Former Vice President Joe Biden finally enters 2020 presidential race
Former Vice President Joe Biden made his long-awaited presidential announcement Thursday via an online video. He plans to make his first public appearance as a candidate at a Pittsburgh union hall Monday.
As the 21st major Democratic candidate to enter the race, Biden likely will rely on the established Obama donor network, having staffed his early team with veterans of the Obama administration.
Biden was a U.S. senator from Delaware from 1973 to 2009 before serving two terms as the 47th vice president under President Barack Obama. A powerhouse player in the Senate, Biden chaired the Senate Foreign Relations Committee and earlier served as chair of the Senate Judiciary Committee where he controversially oversaw the Anita Hill/Clarence Thomas Supreme Court confirmation hearings. He also faced recent scrutiny over his historically physical style towards women and furthered the controversy with his apology video.
As a senator he focused on drug and crime issues, working on the controversial 1994 Crime Bill and the well-respected Violence Against Women Act. He’s long been seen as a bipartisan politician, who as vice president played key roles in passing legislation alleviating the 2008 financial collapse and avoiding the debt ceiling in 2011. After passing on a chance in run for president in 2016, Biden worked on efforts to improve cancer research and care.
This marks Biden’s third run for president, after unsuccessful tries in the 1988 and 2008 Democratic primaries. In 2008, Biden trailed early and didn’t surpass 1 percent in the Iowa caucuses before dropping out. He raised more than $13.2 million in his brief campaign, well short of his $20 million goal.
Biden received $215,745 worth of PAC contributions in 2008. Much like the rest of his career, the top donor industry was lawyers/law firms which gave Biden more than $2.4 million during the 2008 primary cycle. Individuals affiliated with the Young, Conway law firm in Delaware donated $54,720.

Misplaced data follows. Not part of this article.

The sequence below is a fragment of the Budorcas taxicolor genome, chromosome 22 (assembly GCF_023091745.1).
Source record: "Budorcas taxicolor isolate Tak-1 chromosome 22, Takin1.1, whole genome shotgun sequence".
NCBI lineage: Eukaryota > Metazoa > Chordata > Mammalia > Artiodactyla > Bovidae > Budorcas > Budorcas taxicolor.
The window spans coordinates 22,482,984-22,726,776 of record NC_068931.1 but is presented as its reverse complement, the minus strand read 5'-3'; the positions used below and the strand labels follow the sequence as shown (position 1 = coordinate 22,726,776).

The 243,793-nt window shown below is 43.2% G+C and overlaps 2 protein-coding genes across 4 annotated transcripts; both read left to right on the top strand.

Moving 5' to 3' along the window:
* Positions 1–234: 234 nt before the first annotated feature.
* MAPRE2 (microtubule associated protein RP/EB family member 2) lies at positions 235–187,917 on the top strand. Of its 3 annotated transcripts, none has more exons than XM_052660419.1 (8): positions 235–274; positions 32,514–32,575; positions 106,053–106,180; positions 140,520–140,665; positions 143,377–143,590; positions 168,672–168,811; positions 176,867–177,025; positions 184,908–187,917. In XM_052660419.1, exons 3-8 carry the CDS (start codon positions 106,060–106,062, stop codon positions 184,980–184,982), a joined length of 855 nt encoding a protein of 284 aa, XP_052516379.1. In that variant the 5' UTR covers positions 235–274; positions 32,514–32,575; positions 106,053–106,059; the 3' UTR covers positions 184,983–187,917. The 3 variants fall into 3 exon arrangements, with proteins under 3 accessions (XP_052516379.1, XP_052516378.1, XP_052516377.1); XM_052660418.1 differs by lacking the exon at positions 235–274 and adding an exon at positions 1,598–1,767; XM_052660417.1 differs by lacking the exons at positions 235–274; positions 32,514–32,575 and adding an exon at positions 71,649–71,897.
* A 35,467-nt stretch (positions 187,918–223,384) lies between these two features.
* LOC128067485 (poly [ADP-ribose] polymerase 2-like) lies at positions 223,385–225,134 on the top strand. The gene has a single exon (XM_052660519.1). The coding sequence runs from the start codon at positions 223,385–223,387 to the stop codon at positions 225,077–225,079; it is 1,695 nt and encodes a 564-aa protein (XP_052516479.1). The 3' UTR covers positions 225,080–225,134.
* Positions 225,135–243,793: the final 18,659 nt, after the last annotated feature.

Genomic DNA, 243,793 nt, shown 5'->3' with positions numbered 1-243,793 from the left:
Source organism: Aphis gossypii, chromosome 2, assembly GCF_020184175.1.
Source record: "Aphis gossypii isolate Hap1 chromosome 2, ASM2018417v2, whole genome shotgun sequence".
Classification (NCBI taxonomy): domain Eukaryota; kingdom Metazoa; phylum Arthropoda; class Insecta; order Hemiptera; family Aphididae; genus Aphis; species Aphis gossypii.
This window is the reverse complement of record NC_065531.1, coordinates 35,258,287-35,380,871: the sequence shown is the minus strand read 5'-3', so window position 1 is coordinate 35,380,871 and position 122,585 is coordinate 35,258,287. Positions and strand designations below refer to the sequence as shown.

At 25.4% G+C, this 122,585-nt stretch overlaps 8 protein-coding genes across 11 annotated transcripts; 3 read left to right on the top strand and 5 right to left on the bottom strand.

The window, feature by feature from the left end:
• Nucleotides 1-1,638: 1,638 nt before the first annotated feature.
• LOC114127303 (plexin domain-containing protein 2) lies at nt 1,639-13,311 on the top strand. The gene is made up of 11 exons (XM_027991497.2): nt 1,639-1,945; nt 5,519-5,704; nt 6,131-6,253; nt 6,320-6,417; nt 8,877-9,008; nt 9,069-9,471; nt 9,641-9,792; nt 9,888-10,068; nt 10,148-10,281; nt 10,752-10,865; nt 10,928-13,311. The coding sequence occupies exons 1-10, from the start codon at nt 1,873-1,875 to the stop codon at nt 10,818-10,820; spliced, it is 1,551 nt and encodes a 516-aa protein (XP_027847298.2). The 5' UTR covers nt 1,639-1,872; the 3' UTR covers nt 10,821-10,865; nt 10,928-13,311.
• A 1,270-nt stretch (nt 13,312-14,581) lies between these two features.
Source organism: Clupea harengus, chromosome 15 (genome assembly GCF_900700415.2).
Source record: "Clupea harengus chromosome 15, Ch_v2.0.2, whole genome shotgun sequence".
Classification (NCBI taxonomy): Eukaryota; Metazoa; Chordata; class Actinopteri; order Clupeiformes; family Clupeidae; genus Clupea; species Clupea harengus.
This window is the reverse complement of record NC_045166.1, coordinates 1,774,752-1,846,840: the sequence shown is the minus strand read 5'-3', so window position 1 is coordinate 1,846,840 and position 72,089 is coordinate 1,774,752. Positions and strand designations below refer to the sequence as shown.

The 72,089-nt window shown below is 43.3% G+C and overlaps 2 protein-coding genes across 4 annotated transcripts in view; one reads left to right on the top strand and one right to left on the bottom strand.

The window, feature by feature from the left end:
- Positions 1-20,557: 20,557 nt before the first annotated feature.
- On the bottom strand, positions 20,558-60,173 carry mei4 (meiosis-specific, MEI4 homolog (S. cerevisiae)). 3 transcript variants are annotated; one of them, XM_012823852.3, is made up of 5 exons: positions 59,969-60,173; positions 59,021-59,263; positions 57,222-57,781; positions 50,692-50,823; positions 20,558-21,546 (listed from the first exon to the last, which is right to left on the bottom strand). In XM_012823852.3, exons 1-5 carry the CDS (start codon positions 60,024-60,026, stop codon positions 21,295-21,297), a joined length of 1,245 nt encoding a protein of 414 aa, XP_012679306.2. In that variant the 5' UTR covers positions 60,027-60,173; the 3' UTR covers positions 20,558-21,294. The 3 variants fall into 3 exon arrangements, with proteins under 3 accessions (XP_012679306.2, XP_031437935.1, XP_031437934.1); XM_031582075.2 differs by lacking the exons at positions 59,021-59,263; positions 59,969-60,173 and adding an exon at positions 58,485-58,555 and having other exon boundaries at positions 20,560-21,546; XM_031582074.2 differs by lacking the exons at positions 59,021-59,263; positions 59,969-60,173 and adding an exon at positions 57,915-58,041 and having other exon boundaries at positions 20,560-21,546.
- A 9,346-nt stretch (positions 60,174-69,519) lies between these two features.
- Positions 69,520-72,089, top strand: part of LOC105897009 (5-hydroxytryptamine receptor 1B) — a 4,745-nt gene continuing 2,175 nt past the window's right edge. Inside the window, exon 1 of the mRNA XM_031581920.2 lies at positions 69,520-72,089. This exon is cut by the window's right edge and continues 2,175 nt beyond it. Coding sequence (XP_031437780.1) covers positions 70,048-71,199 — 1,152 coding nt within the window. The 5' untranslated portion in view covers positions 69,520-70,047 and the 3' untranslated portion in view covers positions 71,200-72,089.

During the 2008 campaign, Biden received most of his money from men, a potential problem for him as the current Democratic Party’s energy and activism has increasingly been led by women. In 2008, only 30 percent of his donations came from female donors.
While Biden has often been presented by allies as an advocate for women, his behavior around women recently came into question. Critics cited his public jokes about women’s discomfort toward his self-described “tactile” behavior. A lack of support from women in 2008 could hurt him in a redefined Democratic Party increasingly funded by women donors.
As he began to seriously pursue his third attempt at the presidency, Biden launched a leadership PAC, American Possibilities, in the 2018 election cycle. The committee raised a substantial $2.6 million in just one cycle. Of that, $447,446 was doled out from the PAC to a variety of Democratic congressional candidates. In all, 68 different House candidates and 15 Senate candidates received some contribution from American Possibilities.
A substantial amount of the PAC money went to administrative costs, more than $578,000, including data, technology, and travel and lodging. It also spent $353,700 on “campaign strategy & communications consulting.”
Biden previously had a leadership PAC called Unite Our States which was active during the 2006 and 2008 election cycles. In 2006, it raised more than $1.9 million and contributed just $161,100 to federal candidates. The next cycle, 2008, it raised $480,000 and gave $119,386 to federal candidates.
As a member of the Senate, Biden raised about $29.2 million from 1989 to 2009, when he left Congress for the White House. Biden received almost no money from PACs over the course of his career, less than 1 percent of his total. The vast majority of money he raised came from individual donors.
Lawyers/law firms were Biden’s top donor industry throughout his career, contributing $6.6 million. Other industries donating more than $1 million over Biden’s career include real estate (around $1.4 million), securities and investment (around $1.1 million) and retirees ($1 million). Unsurprisingly, the top industry for PAC donations was labor with $356,749. Biden is a long time advocate for unions and union workers, and made several speeches to unions in the run-up to his announcement.
Biden’s biggest donor in the course of his Senate career was the Delaware law firm Pachulski, Stang, Ziehl & Jones where individuals gave more than $208,000 from 1989 through the 2010 cycle. Nine of his top 10 all-time donors were from individuals associated with law firms. MBNA Corp, a Maryland-based credit card company taken over by Bank of America, ranked second.
Like essentially all major Democratic candidates, Biden has spoke out against super PACs. In a January interview with PBS Newshour, he said that he was responsible for advising Sen. Bernie Sanders (I-Vt.) in 2016 not to accept support from super PACs.
“How will a middle-class guy accept you if you accept [super PAC] money,” he asked.
Super PACs cannot contribute directly to candidates, so Biden likely meant he advised against accepting super PAC support — a platform several 2020 candidates are campaigning on, despite not having control over a super PAC spending.
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